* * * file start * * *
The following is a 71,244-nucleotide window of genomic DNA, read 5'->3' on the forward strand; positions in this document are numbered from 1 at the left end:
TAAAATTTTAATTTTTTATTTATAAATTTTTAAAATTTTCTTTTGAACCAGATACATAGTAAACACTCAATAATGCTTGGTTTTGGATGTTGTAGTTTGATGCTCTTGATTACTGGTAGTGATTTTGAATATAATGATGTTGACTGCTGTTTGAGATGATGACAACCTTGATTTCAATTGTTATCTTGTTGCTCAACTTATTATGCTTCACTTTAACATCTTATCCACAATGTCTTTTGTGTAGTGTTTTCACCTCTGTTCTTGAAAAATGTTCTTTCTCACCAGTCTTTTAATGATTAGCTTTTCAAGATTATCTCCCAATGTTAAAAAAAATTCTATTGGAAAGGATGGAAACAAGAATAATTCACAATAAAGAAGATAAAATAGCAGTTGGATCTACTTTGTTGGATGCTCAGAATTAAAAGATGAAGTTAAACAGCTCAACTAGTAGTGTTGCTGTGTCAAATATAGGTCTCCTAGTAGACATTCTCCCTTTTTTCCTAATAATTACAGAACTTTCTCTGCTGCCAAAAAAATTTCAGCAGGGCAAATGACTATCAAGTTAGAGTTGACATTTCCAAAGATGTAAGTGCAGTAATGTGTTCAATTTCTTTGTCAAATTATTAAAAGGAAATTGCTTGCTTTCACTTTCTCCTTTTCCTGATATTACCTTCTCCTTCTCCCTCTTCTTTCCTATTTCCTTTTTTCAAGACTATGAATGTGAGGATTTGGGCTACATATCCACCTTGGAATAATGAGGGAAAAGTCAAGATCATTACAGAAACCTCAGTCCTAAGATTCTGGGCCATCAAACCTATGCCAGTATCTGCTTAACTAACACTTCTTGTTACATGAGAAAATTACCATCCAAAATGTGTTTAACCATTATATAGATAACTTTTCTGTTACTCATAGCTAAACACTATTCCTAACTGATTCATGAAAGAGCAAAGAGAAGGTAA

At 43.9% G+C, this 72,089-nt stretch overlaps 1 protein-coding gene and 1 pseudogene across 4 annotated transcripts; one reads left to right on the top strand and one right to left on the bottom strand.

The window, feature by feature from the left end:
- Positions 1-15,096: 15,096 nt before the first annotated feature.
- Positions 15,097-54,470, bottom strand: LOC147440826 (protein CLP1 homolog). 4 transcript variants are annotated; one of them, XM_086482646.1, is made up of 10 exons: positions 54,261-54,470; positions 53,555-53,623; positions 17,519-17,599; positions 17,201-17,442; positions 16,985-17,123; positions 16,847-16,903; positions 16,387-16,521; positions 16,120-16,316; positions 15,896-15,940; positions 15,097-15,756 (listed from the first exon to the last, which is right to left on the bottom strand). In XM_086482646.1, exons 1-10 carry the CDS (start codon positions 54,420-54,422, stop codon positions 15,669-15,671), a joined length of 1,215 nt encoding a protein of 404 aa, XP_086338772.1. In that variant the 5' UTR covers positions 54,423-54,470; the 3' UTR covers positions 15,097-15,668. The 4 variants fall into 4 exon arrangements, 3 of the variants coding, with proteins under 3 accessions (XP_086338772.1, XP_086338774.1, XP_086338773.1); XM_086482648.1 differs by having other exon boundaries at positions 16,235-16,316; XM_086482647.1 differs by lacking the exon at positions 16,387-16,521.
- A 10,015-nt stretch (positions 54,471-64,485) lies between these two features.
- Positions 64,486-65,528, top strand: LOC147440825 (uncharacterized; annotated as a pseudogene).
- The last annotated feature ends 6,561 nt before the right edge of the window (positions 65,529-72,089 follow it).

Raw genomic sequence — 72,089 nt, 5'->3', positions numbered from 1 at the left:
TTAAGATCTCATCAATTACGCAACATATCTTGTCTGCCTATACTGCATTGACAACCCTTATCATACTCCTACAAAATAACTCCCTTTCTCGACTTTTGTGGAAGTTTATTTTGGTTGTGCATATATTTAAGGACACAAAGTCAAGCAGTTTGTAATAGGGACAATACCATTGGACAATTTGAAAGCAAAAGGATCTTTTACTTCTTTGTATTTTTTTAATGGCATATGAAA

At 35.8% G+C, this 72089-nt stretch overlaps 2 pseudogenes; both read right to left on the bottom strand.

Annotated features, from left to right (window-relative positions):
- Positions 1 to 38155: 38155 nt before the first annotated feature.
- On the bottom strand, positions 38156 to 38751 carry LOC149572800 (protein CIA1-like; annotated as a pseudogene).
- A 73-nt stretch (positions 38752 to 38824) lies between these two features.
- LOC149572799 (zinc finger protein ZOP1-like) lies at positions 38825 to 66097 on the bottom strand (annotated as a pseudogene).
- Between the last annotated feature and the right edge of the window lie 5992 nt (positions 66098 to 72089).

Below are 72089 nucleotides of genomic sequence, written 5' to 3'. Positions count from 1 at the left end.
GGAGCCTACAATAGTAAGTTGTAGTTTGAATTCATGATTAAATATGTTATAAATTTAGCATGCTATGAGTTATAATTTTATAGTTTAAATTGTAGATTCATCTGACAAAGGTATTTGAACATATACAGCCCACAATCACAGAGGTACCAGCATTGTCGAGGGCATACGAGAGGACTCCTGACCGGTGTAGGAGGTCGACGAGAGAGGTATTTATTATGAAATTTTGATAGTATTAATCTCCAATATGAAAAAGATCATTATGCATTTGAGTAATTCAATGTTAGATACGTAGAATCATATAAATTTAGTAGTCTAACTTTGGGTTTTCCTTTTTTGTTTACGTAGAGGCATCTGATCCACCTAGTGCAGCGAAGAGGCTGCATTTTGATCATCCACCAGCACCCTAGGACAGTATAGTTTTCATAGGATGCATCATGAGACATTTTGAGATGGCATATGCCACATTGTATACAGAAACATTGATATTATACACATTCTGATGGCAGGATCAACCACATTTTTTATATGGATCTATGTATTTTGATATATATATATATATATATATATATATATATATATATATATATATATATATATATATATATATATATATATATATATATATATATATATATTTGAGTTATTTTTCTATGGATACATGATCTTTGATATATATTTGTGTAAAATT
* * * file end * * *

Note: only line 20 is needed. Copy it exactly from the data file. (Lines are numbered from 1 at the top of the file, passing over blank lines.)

GGAGCCTACAATAGTAAGTTGTAGTTTGAATTCATGATTAAATATGTTATAAATTTAGCATGCTATGAGTTATAATTTTATAGTTTAAATTGTAGATTCATCTGACAAAGGTATTTGAACATATACAGCCCACAATCACAGAGGTACCAGCATTGTCGAGGGCATACGAGAGGACTCCTGACCGGTGTAGGAGGTCGACGAGAGAGGTATTTATTATGAAATTTTGATAGTATTAATCTCCAATATGAAAAAGATCATTATGCATTTGAGTAATTCAATGTTAGATACGTAGAATCATATAAATTTAGTAGTCTAACTTTGGGTTTTCCTTTTTTGTTTACGTAGAGGCATCTGATCCACCTAGTGCAGCGAAGAGGCTGCATTTTGATCATCCACCAGCACCCTAGGACAGTATAGTTTTCATAGGATGCATCATGAGACATTTTGAGATGGCATATGCCACATTGTATACAGAAACATTGATATTATACACATTCTGATGGCAGGATCAACCACATTTTTTATATGGATCTATGTATTTTGATATATATATATATATATATATATATATATATATATATATATATATATATATATATATATATATATATATATATATATATATATATATATATTTGAGTTATTTTTCTATGGATACATGATCTTTGATATATATTTGTGTAAAATT